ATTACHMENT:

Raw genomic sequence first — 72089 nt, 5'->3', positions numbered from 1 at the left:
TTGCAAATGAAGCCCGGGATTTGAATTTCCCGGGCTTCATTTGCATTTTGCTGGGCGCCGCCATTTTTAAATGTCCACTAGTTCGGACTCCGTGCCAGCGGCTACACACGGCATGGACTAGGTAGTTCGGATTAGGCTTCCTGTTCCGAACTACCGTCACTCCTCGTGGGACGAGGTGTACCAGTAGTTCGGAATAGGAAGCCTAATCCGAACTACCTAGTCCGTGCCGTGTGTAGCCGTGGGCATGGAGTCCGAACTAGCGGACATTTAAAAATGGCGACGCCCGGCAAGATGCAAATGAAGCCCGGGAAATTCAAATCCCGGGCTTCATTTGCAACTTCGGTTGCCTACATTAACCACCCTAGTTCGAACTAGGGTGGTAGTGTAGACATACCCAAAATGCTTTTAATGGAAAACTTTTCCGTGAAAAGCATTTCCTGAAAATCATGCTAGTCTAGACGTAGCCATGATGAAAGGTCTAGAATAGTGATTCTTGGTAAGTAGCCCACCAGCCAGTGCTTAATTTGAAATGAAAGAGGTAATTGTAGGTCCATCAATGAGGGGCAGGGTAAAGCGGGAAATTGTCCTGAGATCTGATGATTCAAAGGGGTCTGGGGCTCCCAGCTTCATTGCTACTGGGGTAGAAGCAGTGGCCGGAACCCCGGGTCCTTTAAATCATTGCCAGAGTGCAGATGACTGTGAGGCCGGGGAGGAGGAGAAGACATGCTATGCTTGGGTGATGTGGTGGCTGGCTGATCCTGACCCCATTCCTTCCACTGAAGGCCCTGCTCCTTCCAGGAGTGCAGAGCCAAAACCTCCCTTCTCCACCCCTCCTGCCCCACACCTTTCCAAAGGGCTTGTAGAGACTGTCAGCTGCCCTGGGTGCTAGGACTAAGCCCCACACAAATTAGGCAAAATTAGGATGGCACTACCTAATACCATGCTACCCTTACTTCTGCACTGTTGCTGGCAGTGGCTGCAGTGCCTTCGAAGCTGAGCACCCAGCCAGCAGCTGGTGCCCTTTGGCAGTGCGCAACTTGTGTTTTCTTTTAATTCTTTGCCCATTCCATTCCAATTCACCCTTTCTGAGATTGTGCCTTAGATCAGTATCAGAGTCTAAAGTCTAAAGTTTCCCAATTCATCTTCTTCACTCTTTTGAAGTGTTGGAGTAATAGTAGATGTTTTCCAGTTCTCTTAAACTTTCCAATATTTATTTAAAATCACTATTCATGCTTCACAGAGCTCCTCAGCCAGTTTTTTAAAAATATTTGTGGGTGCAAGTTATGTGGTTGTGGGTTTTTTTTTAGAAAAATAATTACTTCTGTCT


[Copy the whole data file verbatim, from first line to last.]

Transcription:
Raw genomic sequence first — 72089 nt, 5'->3', positions numbered from 1 at the left:
TTGCAAATGAAGCCCGGGATTTGAATTTCCCGGGCTTCATTTGCATTTTGCTGGGCGCCGCCATTTTTAAATGTCCACTAGTTCGGACTCCGTGCCAGCGGCTACACACGGCATGGACTAGGTAGTTCGGATTAGGCTTCCTGTTCCGAACTACCGTCACTCCTCGTGGGACGAGGTGTACCAGTAGTTCGGAATAGGAAGCCTAATCCGAACTACCTAGTCCGTGCCGTGTGTAGCCGTGGGCATGGAGTCCGAACTAGCGGACATTTAAAAATGGCGACGCCCGGCAAGATGCAAATGAAGCCCGGGAAATTCAAATCCCGGGCTTCATTTGCAACTTCGGTTGCCTACATTAACCACCCTAGTTCGAACTAGGGTGGTAGTGTAGACATACCCAAAATGCTTTTAATGGAAAACTTTTCCGTGAAAAGCATTTCCTGAAAATCATGCTAGTCTAGACGTAGCCATGATGAAAGGTCTAGAATAGTGATTCTTGGTAAGTAGCCCACCAGCCAGTGCTTAATTTGAAATGAAAGAGGTAATTGTAGGTCCATCAATGAGGGGCAGGGTAAAGCGGGAAATTGTCCTGAGATCTGATGATTCAAAGGGGTCTGGGGCTCCCAGCTTCATTGCTACTGGGGTAGAAGCAGTGGCCGGAACCCCGGGTCCTTTAAATCATTGCCAGAGTGCAGATGACTGTGAGGCCGGGGAGGAGGAGAAGACATGCTATGCTTGGGTGATGTGGTGGCTGGCTGATCCTGACCCCATTCCTTCCACTGAAGGCCCTGCTCCTTCCAGGAGTGCAGAGCCAAAACCTCCCTTCTCCACCCCTCCTGCCCCACACCTTTCCAAAGGGCTTGTAGAGACTGTCAGCTGCCCTGGGTGCTAGGACTAAGCCCCACACAAATTAGGCAAAATTAGGATGGCACTACCTAATACCATGCTACCCTTACTTCTGCACTGTTGCTGGCAGTGGCTGCAGTGCCTTCGAAGCTGAGCACCCAGCCAGCAGCTGGTGCCCTTTGGCAGTGCGCAACTTGTGTTTTCTTTTAATTCTTTGCCCATTCCATTCCAATTCACCCTTTCTGAGATTGTGCCTTAGATCAGTATCAGAGTCTAAAGTCTAAAGTTTCCCAATTCATCTTCTTCACTCTTTTGAAGTGTTGGAGTAATAGTAGATGTTTTCCAGTTCTCTTAAACTTTCCAATATTTATTTAAAATCACTATTCATGCTTCACAGAGCTCCTCAGCCAGTTTTTTAAAAATATTTGTGGGTGCAAGTTATGTGGTTGTGGGTTTTTTTTTAGAAAAATAATTACTTCTGTCT